|Photo of Algeria’s 2019 Presidential Elections candidates|
Algeria’s military and political leaders hope that the North African country’s voters will endorse their declared plan for gradual change and participate, en masse, in presidential elections on December 12 to help revive institutional life following months of protests and demonstrations. However, the protesters’ rejection of the elections and their insistence on the wholesale dismantlement of the old regime and the resignation of its personalities promise to deny the election at least part of its legitimacy. To be sure, the current stalemate does not augur well for the country’s civic peace, which requires serious de-escalation and compromise if Algeria hopes to both end its upheaval and address the grave conditions that set the stage for it.
The current round of the presidential election is already late in taking place; it was supposed to have been held on July 4, some 90 days after the resignation of the former president, Abdelaziz Bouteflika. The Algerian Constitutional Council scrapped the July 4 poll because of the lack of suitable candidates. With the approval of the powerful military institution––led by Lieutenant General Ahmed Gaid Saleh––the election was postponed until December 12. Abdelkader Bensaleh, formerly the head of the Council of State, continues to assume the position of president in an acting capacity after Bouteflika’s forced resignation on April 2.
Campaigning officially began on November 17 after the election commission certified five candidates, all in one form or another associated with Bouteflika’s regime despite their insistence on being different from the former president. Of the five, two stand out and are considered the stronger candidates: Ali Benflis, who once served Bouteflika as prime minister but then broke with him and challenged him unsuccessfully for the presidency in 2014; and Abdelmajid Tebboune, who also was prime minister for barely 90 days and was dismissed when he ran afoul of the president’s inner circle. The three others are Azzedine Mihoubi, a former culture minister; Abdelkader Bengrina, previously a minister of tourism; and Abdelaziz Belaid, formerly a senior member of the ruling National Liberation Front (FLN) and now the leader of the al-Mustaqbal (Future) Party.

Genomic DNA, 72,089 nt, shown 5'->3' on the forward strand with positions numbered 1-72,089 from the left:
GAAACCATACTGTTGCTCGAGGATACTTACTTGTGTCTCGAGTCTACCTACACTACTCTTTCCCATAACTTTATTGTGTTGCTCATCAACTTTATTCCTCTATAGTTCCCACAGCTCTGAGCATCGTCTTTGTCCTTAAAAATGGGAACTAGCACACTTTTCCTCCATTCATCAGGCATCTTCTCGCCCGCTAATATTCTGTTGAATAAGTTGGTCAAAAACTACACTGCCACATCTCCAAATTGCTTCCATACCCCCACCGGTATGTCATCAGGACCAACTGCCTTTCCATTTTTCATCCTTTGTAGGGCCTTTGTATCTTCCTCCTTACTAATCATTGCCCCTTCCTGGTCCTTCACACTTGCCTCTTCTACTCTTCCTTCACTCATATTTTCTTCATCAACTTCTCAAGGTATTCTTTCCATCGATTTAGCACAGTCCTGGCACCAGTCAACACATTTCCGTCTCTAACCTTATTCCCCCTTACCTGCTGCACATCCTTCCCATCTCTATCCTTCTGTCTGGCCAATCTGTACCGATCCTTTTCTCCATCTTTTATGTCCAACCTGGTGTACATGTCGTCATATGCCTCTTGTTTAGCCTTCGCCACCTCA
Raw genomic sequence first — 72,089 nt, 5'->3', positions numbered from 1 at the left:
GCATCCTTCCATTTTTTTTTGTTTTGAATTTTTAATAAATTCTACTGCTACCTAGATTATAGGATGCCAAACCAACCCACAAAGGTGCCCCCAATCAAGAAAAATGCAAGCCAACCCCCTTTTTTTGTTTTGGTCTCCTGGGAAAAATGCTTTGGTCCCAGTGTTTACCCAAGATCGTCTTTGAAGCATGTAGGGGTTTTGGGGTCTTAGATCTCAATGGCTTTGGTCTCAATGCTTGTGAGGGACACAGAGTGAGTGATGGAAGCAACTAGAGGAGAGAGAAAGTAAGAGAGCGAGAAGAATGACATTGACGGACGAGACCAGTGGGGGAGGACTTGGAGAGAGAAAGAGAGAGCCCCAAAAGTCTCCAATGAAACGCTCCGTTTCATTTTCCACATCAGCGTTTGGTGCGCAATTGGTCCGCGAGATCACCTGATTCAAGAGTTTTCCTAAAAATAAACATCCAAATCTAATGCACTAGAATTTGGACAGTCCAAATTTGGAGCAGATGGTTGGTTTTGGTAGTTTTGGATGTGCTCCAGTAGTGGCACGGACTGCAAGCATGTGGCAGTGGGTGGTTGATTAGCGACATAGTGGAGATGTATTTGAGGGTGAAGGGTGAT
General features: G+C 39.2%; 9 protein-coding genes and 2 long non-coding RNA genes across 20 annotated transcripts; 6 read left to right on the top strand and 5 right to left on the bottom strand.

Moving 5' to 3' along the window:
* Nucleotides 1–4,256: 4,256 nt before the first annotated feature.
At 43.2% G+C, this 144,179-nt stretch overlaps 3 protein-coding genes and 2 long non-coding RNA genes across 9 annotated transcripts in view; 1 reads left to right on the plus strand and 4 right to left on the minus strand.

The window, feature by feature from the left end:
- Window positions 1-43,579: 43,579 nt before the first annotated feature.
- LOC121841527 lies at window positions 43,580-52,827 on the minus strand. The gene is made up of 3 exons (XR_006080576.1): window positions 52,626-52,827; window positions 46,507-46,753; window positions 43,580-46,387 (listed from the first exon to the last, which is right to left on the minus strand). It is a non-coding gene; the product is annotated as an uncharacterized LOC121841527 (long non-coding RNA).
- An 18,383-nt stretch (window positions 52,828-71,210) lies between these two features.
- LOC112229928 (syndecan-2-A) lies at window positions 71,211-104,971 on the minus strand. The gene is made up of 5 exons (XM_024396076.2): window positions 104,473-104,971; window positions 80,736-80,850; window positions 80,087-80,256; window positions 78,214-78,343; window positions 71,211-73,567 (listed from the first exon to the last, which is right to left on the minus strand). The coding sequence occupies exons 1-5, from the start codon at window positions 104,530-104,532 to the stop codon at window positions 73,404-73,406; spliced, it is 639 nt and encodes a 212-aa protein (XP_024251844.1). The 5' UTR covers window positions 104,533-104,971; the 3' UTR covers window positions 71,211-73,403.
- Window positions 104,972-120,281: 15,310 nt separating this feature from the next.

Reproducing the Old Regime?
Needless to say, with this coterie of candidates, the presidential election may simply resuscitate the regime of the so-called pouvoir, the alliance of power in the country that includes FLN leaders, business tycoons close to the state, and military and security services. General Gaid Saleh has gone out of his way to assure the public about the process and declared that the military institution is not interested in parties and politicians. But the absence of alternative candidates from outside the traditional circles of power, coupled with the protesters’ continued rejection of the election, has cast doubt on whether the exercise will be enough to assuage Algerians’ desire for a new system of governance that can build a second Algerian republic.
The presidential election may simply resuscitate the regime of the so-called pouvoir, the alliance of power in the country that includes FLN leaders, business tycoons close to the state, and military and security services.
Indeed, hardly anyone can claim that the election will bring a new head of state who will quickly assist in the progress of a radical transition from Algeria’s old power structure to a truly open political system that reflects the wishes of today’s leaderless protesters, most of whom are young and all yearn for a voice in governance. The best the new president can do––if he so desires and if he is allowed the freedom of action by the military institution and other current vestiges of political power––is merely to lead a project of opening up state institutions to voices thus far prevented from participating in government. But it would be folly to believe that this process is easy or clear specifically because of the vested interests that have controlled and benefited from the state for decades. It also would be naive to have full faith that the military institution––that today holds the country in its own hands––is ready to limit its influence in politics if a true democratic experiment is allowed to start.